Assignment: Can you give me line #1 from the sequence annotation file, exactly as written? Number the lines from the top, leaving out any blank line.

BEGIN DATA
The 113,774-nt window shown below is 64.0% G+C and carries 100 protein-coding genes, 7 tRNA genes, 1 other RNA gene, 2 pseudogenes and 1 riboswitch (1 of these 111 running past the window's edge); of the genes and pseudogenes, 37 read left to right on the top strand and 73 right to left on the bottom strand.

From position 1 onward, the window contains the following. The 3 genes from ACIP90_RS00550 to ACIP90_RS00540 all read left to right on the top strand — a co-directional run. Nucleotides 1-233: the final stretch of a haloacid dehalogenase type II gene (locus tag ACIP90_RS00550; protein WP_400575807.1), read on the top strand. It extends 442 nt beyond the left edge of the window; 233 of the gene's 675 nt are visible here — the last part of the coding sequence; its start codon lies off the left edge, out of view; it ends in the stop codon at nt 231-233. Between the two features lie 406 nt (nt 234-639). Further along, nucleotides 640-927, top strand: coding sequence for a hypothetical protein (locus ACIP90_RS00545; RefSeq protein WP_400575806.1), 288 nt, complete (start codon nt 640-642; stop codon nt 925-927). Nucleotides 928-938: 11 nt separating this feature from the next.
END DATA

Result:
The 113,774-nt window shown below is 64.0% G+C and carries 100 protein-coding genes, 7 tRNA genes, 1 other RNA gene, 2 pseudogenes and 1 riboswitch (1 of these 111 running past the window's edge); of the genes and pseudogenes, 37 read left to right on the top strand and 73 right to left on the bottom strand.